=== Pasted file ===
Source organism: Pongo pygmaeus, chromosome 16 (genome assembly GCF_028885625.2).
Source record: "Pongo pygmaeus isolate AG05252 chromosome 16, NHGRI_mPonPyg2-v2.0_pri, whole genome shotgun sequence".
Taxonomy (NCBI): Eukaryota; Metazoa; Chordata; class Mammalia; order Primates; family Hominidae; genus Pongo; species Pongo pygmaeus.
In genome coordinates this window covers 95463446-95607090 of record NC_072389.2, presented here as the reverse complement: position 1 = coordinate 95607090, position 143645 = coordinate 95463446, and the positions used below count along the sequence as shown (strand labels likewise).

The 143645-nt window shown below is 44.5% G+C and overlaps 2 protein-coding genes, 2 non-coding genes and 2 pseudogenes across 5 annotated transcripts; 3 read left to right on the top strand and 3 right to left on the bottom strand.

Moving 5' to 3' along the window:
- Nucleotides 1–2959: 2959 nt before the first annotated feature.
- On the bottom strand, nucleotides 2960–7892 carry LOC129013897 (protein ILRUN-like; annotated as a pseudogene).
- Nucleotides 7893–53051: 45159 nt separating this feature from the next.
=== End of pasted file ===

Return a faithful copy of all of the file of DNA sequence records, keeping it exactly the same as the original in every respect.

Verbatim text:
Source organism: Pongo pygmaeus, chromosome 16 (genome assembly GCF_028885625.2).
Source record: "Pongo pygmaeus isolate AG05252 chromosome 16, NHGRI_mPonPyg2-v2.0_pri, whole genome shotgun sequence".
Taxonomy (NCBI): Eukaryota; Metazoa; Chordata; class Mammalia; order Primates; family Hominidae; genus Pongo; species Pongo pygmaeus.
In genome coordinates this window covers 95463446-95607090 of record NC_072389.2, presented here as the reverse complement: position 1 = coordinate 95607090, position 143645 = coordinate 95463446, and the positions used below count along the sequence as shown (strand labels likewise).

The 143645-nt window shown below is 44.5% G+C and overlaps 2 protein-coding genes, 2 non-coding genes and 2 pseudogenes across 5 annotated transcripts; 3 read left to right on the top strand and 3 right to left on the bottom strand.

Moving 5' to 3' along the window:
- Nucleotides 1–2959: 2959 nt before the first annotated feature.
- On the bottom strand, nucleotides 2960–7892 carry LOC129013897 (protein ILRUN-like; annotated as a pseudogene).
- Nucleotides 7893–53051: 45159 nt separating this feature from the next.